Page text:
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Tennessee's 1st congressional district

The Tennessee 1st Congressional District is the congressional district of northeast Tennessee, including all of Carter, Cocke, Greene, Hamblen, Hancock, Hawkins, Johnson, Sullivan, Unicoi, and Washington counties and parts of Jefferson County and Sevier County. It is largely coextensive with the Tennessee portion of the Tri-Cities region of northeast Tennessee and southwest Virginia.

Tennessee's 1st congressional district
Tennessee US Congressional District 1 (since 2013).tif
Tennessee's 1st congressional district - since January 3, 2013.
Representative
  Phil Roe
RJohnson City
Distribution
  • 57.46[1]% urban
  • 42.54% rural
Population (2016)714,504[2]
Median income$42,300[3]
Ethnicity
Cook PVIR+28[4]

Cities and towns represented within the district include Blountville, Bristol, Church Hill, Elizabethton, Erwin, Greeneville, Johnson City, Jonesborough, Kingsport, Morristown, Mountain City, Newport, Pigeon Forge, Roan Mountain, Rogersville, Sneedville, Sevierville and Tusculum. The 1st District's seat in the U.S. House of Representatives has been held by Republicans since 1881.

The district was created in 1805 when the at-large seat was divided among multiple districts.

The district's current Congressman, Phil Roe was first elected in 2008 after defeating one-term incumbent David Davis in the Republican primary[5]

Election results from presidential racesEdit

Year Result
2004 George W. Bush 68 - 31%
2008 John McCain 70 - 28.6%
2012 Mitt Romney 72.7 - 25.7%
2016 Donald Trump 76.7 - 19.7%

Political characteristicsEdit

The 1st has generally been a very secure voting district for the Republican Party since the American Civil War, and is one of only two ancestrally Republican districts in the state (the other being the neighboring 2nd district).

 
Democratic
U.S. Representatives Andrew Jackson (1796-1797, at large) and Andrew Johnson (1843-1853, 1st) represented this area and later served as President of the United States

Republicans (or their antecedents) have held the seat continuously since 1881 and for all but four years since 1859, while Democrats (or their antecedents) have held the congressional seat for all but eight years from when Andrew Jackson was first elected to the U.S. House of Representatives in 1796 (as the state's single at large representative) up to the term of Albert Galiton Watkins ending in 1859.

Andrew Johnson, the seventeenth President of the United States, represented the district from 1843-1853.

The 1st was one of four districts in Tennessee whose congressmen did not resign when Tennessee seceded from the Union in 1861. Thomas Amos Rogers Nelson was reelected as a Unionist (the name used by a coalition of Republicans, northern Democrats and anti-Confederate Southern Democrats) to the Thirty-seventh Congress, but he was arrested by Confederate troops while en route to Washington, D.C. and taken to Richmond. Nelson was paroled and returned home to Jonesborough, where he kept a low profile for the length of his term.[6]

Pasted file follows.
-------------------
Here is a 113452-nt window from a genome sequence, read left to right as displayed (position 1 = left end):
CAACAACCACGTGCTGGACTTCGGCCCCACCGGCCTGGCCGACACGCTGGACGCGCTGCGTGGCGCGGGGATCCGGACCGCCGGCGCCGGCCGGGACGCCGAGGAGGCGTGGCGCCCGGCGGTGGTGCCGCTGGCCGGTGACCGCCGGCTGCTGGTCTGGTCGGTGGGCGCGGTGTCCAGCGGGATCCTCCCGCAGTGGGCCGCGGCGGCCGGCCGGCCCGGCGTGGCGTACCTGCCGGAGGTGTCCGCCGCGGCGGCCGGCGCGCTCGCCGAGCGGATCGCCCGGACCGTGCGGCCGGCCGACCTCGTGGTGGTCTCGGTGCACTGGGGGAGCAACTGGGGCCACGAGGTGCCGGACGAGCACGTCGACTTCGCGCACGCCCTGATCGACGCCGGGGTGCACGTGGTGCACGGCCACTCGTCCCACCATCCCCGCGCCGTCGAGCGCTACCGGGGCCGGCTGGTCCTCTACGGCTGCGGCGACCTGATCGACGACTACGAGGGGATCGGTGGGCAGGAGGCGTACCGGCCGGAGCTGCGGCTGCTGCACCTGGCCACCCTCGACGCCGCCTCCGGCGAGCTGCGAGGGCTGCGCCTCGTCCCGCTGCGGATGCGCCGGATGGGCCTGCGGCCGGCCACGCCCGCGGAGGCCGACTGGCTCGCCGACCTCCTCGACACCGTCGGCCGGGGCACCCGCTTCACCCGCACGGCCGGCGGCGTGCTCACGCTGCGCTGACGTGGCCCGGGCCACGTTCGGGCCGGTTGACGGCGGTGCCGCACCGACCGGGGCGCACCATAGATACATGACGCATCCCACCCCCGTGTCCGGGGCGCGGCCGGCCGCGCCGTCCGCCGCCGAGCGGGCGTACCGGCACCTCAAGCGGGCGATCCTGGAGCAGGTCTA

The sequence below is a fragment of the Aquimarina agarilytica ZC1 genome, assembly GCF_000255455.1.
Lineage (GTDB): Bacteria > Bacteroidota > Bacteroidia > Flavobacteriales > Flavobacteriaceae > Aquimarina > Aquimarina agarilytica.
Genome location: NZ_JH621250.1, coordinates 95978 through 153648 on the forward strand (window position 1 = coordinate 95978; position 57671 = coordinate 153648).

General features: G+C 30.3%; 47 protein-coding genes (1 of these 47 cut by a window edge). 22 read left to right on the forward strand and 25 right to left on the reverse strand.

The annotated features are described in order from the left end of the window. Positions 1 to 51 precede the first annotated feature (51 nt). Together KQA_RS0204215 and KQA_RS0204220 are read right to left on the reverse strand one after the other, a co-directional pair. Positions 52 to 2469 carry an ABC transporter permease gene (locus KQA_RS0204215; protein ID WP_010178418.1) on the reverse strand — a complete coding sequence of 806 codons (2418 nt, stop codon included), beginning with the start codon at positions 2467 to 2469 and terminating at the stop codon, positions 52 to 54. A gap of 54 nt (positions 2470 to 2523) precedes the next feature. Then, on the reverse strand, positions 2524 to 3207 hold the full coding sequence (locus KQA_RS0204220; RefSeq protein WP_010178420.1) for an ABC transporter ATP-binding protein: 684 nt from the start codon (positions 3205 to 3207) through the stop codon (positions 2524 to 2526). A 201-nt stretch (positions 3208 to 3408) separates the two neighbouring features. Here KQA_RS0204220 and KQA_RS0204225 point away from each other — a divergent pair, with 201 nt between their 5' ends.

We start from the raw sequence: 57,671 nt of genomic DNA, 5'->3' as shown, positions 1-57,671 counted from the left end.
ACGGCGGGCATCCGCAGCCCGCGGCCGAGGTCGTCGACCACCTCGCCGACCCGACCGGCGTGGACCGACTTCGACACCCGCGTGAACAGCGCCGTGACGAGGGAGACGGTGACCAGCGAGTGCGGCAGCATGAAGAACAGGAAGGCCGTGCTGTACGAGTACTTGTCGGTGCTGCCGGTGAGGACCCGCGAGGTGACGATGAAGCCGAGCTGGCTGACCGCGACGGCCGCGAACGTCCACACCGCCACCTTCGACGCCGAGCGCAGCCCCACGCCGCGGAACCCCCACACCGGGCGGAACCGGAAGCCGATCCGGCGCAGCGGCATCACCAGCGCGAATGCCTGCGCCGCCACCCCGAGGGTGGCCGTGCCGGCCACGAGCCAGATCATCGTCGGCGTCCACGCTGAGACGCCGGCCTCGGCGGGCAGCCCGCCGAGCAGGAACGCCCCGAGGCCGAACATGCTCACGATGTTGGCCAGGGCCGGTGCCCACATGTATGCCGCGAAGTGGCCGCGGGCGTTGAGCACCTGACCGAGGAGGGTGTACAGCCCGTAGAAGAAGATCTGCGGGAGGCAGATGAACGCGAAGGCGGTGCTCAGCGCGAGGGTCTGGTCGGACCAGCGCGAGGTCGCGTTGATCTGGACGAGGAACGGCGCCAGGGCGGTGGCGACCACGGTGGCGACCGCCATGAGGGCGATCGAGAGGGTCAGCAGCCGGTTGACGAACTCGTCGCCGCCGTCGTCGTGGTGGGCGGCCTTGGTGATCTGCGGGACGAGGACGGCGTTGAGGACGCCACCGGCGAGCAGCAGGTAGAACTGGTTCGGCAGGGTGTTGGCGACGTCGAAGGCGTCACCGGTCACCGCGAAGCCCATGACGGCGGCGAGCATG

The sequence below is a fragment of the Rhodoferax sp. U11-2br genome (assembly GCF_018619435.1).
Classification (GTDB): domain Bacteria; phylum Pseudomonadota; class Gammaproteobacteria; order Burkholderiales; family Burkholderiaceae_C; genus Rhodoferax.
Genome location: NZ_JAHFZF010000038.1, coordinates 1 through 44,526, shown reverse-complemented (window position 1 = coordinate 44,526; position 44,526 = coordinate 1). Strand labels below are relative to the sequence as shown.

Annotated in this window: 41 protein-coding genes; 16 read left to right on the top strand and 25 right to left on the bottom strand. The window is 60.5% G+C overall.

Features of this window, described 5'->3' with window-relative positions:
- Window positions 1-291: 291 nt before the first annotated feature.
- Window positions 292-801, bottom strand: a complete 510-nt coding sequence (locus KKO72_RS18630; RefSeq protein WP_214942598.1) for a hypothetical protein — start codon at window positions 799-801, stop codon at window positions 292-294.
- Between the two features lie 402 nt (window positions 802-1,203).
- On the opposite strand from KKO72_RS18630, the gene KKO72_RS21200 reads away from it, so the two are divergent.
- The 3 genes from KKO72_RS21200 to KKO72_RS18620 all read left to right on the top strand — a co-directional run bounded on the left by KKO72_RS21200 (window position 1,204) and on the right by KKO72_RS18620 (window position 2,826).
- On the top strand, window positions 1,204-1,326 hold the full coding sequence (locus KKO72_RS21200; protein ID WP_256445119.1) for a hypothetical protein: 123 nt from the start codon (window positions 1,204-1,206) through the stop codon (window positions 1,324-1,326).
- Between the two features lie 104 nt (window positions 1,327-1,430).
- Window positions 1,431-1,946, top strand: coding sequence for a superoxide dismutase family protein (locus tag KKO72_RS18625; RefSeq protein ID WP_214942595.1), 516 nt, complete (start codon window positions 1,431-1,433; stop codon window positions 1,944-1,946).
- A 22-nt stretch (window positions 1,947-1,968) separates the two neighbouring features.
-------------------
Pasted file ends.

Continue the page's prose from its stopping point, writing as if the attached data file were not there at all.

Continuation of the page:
Like the rest of East Tennessee, slavery was not as common in this area as the rest of the state due to its mountain terrain, which was dominated by small farms instead of plantations.[7] The district was also the home of the first exclusively abolitionist periodicals in the nation, The Manumission Intelligencer and The Emancipator, founded in Jonesborough by Elihu Embree in 1819.[8]

Due to these factors, this area supported the Union over the Confederacy in the Civil War, and identified with the Republican Party after Tennessee was readmitted to the Union in 1867, electing candidates representing the Unionist Party—a merger of Republicans and pro-Union Democrats—both before and after the war. This allegiance has continued through good times and bad ever since, with Republicans dominating every level of government. While a few Democratic pockets exist in the district's urban areas, they are not enough to sway the district.

The district typically gives its congressmen long tenures in Washington; indeed, it elected some of the few truly senior Southern Republican congressmen before the 1950s. Only eight people have represented it since 1921.

List of members representing the districtEdit

Representative Party Years Electoral history District location
District created March 4, 1805
 
John Rhea
Democratic-Republican March 4, 1805 –
March 3, 1813
Redistricted from the at-large district and re-elected in 1805.
Re-elected in 1807.
Re-elected in 1809.
Re-elected in 1811.
Re-elected in 1813.
Lost re-election.
1805–1813
"Washington district": Carter, Greene, Hawkins, Sullivan, and Washington counties
March 4, 1813 –
March 3, 1815
1813–1823
Carter, Greene, Hawkins, Sullivan, and Washington counties
Samuel Powell Democratic-Republican March 4, 1815 –
March 3, 1817
Elected in 1815.
Retired.
 
John Rhea
Democratic-Republican March 4, 1817 –
March 3, 1823
Elected in 1817.
Re-elected in 1819.
Re-elected in 1821.